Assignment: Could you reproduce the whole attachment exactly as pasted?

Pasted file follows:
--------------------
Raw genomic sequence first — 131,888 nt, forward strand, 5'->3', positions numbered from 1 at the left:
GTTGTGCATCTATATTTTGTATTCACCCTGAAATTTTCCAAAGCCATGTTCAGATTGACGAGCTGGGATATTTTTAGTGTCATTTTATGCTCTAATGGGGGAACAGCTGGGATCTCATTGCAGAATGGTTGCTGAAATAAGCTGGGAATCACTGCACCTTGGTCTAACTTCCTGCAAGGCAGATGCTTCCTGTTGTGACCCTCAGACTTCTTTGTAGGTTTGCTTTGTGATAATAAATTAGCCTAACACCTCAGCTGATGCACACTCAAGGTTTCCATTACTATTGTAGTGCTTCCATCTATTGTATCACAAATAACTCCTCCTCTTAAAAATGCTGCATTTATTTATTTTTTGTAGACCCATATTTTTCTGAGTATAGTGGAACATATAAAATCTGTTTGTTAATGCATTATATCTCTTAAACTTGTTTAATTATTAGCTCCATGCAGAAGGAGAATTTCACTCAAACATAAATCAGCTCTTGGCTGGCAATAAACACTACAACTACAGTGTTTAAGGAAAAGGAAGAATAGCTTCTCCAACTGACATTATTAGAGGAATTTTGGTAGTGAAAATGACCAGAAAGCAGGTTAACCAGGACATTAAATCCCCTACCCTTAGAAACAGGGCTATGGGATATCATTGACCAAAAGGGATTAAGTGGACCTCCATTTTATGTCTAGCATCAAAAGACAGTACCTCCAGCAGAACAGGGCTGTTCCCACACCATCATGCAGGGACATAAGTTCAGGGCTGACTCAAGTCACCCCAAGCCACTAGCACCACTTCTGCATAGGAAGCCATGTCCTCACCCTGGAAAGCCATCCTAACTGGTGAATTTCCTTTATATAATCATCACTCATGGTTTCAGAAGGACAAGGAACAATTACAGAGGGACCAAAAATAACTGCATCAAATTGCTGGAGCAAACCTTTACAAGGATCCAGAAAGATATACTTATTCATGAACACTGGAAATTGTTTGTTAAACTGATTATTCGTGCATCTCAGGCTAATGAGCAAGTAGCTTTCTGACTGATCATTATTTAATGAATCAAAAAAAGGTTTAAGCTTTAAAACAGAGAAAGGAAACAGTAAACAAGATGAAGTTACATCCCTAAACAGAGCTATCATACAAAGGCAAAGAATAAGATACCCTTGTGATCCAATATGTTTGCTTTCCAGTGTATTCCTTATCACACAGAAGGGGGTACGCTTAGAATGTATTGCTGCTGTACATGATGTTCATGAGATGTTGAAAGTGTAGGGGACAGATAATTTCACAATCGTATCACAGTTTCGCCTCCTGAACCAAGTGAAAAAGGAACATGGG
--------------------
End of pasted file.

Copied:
Raw genomic sequence first — 131,888 nt, forward strand, 5'->3', positions numbered from 1 at the left:
GTTGTGCATCTATATTTTGTATTCACCCTGAAATTTTCCAAAGCCATGTTCAGATTGACGAGCTGGGATATTTTTAGTGTCATTTTATGCTCTAATGGGGGAACAGCTGGGATCTCATTGCAGAATGGTTGCTGAAATAAGCTGGGAATCACTGCACCTTGGTCTAACTTCCTGCAAGGCAGATGCTTCCTGTTGTGACCCTCAGACTTCTTTGTAGGTTTGCTTTGTGATAATAAATTAGCCTAACACCTCAGCTGATGCACACTCAAGGTTTCCATTACTATTGTAGTGCTTCCATCTATTGTATCACAAATAACTCCTCCTCTTAAAAATGCTGCATTTATTTATTTTTTGTAGACCCATATTTTTCTGAGTATAGTGGAACATATAAAATCTGTTTGTTAATGCATTATATCTCTTAAACTTGTTTAATTATTAGCTCCATGCAGAAGGAGAATTTCACTCAAACATAAATCAGCTCTTGGCTGGCAATAAACACTACAACTACAGTGTTTAAGGAAAAGGAAGAATAGCTTCTCCAACTGACATTATTAGAGGAATTTTGGTAGTGAAAATGACCAGAAAGCAGGTTAACCAGGACATTAAATCCCCTACCCTTAGAAACAGGGCTATGGGATATCATTGACCAAAAGGGATTAAGTGGACCTCCATTTTATGTCTAGCATCAAAAGACAGTACCTCCAGCAGAACAGGGCTGTTCCCACACCATCATGCAGGGACATAAGTTCAGGGCTGACTCAAGTCACCCCAAGCCACTAGCACCACTTCTGCATAGGAAGCCATGTCCTCACCCTGGAAAGCCATCCTAACTGGTGAATTTCCTTTATATAATCATCACTCATGGTTTCAGAAGGACAAGGAACAATTACAGAGGGACCAAAAATAACTGCATCAAATTGCTGGAGCAAACCTTTACAAGGATCCAGAAAGATATACTTATTCATGAACACTGGAAATTGTTTGTTAAACTGATTATTCGTGCATCTCAGGCTAATGAGCAAGTAGCTTTCTGACTGATCATTATTTAATGAATCAAAAAAAGGTTTAAGCTTTAAAACAGAGAAAGGAAACAGTAAACAAGATGAAGTTACATCCCTAAACAGAGCTATCATACAAAGGCAAAGAATAAGATACCCTTGTGATCCAATATGTTTGCTTTCCAGTGTATTCCTTATCACACAGAAGGGGGTACGCTTAGAATGTATTGCTGCTGTACATGATGTTCATGAGATGTTGAAAGTGTAGGGGACAGATAATTTCACAATCGTATCACAGTTTCGCCTCCTGAACCAAGTGAAAAAGGAACATGGG